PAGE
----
Vol 51, No 1 (2020)
Published online: 2020-03-01

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A brief history of CAR-T cells: from laboratory to the bedside

Jan Styczyński1
DOI: 10.2478/ahp-2020-0002
Acta Haematol Pol 2020;51(1):2-5.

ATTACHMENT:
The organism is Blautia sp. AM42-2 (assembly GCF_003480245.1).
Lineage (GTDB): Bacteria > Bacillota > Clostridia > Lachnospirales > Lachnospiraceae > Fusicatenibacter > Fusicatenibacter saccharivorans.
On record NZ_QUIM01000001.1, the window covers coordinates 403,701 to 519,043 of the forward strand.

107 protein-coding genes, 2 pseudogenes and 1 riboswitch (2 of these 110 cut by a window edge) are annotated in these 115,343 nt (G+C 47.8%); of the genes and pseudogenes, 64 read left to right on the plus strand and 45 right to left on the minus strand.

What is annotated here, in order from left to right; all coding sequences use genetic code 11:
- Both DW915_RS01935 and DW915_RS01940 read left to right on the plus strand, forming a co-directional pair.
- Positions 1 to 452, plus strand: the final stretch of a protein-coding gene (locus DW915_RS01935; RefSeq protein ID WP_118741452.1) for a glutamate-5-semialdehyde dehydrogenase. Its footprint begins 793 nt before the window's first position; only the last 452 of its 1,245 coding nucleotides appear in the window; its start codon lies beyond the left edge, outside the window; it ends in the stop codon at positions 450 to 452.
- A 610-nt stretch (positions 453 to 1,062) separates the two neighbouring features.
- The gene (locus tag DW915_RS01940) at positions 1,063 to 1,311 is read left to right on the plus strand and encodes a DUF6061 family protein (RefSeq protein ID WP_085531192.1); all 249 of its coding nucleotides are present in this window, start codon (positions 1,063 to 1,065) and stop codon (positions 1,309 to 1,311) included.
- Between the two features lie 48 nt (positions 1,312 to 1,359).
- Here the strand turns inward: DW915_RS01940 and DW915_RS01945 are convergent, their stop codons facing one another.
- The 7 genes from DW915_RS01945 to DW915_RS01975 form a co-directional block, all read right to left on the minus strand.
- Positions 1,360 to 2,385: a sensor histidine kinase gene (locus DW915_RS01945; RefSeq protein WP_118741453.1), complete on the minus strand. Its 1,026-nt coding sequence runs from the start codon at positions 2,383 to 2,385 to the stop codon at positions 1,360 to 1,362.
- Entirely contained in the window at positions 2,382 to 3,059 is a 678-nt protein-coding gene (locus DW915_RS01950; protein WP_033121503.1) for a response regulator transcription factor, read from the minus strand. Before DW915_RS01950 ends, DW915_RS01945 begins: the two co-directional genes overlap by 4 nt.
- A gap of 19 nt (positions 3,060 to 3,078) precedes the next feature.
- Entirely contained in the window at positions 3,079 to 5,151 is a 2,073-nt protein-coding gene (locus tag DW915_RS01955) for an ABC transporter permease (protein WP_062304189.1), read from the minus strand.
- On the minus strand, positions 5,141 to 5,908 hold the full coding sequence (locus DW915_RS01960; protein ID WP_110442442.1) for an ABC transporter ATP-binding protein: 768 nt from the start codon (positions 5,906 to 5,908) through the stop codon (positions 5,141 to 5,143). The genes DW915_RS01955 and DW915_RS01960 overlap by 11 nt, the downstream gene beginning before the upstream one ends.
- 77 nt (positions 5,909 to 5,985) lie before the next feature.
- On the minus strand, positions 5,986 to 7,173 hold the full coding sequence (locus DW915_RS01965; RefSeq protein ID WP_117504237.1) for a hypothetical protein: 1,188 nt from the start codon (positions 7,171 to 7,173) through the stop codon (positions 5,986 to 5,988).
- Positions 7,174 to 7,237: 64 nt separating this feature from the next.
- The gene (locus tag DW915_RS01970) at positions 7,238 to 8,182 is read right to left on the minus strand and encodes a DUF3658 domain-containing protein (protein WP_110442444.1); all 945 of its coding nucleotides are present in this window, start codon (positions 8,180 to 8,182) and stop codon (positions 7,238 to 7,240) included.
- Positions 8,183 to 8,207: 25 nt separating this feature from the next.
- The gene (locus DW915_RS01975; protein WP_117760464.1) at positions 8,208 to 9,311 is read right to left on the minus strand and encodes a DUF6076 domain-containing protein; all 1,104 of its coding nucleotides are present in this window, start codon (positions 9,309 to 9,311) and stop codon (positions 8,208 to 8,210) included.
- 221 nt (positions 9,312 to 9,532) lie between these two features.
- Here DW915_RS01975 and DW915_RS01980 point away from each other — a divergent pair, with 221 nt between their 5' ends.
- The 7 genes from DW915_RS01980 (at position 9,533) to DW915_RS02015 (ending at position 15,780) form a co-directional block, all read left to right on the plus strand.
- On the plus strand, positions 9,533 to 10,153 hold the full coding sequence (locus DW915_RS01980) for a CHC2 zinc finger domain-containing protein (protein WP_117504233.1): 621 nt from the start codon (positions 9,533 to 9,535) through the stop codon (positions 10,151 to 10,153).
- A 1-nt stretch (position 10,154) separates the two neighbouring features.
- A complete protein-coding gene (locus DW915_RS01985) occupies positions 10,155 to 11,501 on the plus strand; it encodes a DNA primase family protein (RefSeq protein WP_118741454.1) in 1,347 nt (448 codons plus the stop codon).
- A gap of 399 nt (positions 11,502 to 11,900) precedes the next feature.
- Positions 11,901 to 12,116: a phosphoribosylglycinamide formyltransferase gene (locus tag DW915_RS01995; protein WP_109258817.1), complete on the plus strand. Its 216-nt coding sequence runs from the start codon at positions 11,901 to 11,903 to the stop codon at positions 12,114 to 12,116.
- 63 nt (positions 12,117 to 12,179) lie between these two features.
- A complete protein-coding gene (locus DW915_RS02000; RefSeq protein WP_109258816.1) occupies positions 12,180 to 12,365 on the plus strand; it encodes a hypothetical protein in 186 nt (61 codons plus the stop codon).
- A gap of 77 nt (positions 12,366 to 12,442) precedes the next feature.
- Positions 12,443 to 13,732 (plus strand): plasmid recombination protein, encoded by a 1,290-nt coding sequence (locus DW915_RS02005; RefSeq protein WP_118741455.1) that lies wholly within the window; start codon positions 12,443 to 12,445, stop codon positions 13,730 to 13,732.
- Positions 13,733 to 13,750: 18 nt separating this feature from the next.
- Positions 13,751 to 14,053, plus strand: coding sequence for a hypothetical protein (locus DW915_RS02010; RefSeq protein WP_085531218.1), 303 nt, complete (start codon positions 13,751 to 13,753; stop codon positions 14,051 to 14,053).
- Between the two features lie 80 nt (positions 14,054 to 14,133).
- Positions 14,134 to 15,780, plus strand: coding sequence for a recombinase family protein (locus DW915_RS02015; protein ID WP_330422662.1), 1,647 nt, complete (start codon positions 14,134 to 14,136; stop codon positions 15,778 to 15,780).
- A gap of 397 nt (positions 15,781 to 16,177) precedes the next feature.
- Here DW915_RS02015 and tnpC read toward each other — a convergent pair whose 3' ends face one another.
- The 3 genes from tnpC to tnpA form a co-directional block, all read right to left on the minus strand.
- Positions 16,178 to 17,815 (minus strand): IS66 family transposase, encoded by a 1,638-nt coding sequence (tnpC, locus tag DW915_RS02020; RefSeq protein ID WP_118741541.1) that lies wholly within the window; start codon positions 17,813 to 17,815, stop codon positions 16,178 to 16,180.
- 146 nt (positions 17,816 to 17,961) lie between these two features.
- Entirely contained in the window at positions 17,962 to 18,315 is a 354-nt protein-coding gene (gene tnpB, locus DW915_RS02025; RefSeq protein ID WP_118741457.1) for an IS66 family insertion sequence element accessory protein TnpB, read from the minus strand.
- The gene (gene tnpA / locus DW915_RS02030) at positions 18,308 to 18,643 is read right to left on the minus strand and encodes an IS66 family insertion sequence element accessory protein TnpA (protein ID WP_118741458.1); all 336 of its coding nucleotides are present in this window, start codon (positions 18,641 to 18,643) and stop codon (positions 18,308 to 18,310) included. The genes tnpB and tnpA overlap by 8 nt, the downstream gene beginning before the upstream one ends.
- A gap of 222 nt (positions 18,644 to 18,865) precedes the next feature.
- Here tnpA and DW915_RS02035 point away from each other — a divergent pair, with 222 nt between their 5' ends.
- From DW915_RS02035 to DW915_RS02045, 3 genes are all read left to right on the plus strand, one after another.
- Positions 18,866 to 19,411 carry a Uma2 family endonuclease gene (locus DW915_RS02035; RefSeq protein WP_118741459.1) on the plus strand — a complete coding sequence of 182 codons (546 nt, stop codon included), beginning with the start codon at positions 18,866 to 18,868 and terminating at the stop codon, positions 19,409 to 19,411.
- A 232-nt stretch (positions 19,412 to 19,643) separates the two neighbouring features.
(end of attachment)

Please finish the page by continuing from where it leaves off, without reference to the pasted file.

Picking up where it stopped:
Chimeric antigen receptors (CARs) are genetically engineered receptors that provide specific properties to an immune effector cell and these receptors gain the specificity of a monoclonal antibody targeted against specific tumor cells. T cells with engineered CARs acquire potent immunological properties and redirect the immune system in order to eliminate malignant cells. First-engineered T cells with chimeric molecule (CAR-T cells) were developed in 1989–1993 by Israeli immunologists Zelig Eshhar and Gideon Gross. The first clinical application of CAR-T cells was done in the University of Pennsylvania and Children’s Hospital in Philadelphia by the immunologist Carl June and hematologist David Porter to patients with chronic lymphocytic leukemia in 2011 and together with the pediatrician Stephan Grupp to patients with acute lymphoblastic leukemia (ALL) in 2012. The US Food and Drug Administration Agency (FDA) in 2017 and the European Medicines Agency (EMA) in 2018 have licensed two products of CAR-T cells: tisagenlecleucel for the use in children and young adults up to 25 years of age with B-cell ALL who do not respond to treatment or have relapsed two or more times and tisagenlecleucel and axicabtagene ciloleucel for the use in adult patients with relapsed or refractory diffuse large B-cell lymphoma (DLBCL). Current progress in CAR technology includes the use in other hematological malignancies, solid tumors, the use of dual CAR-T cells and chimeric antigen receptor natural killer cells (CAR-NK cells).

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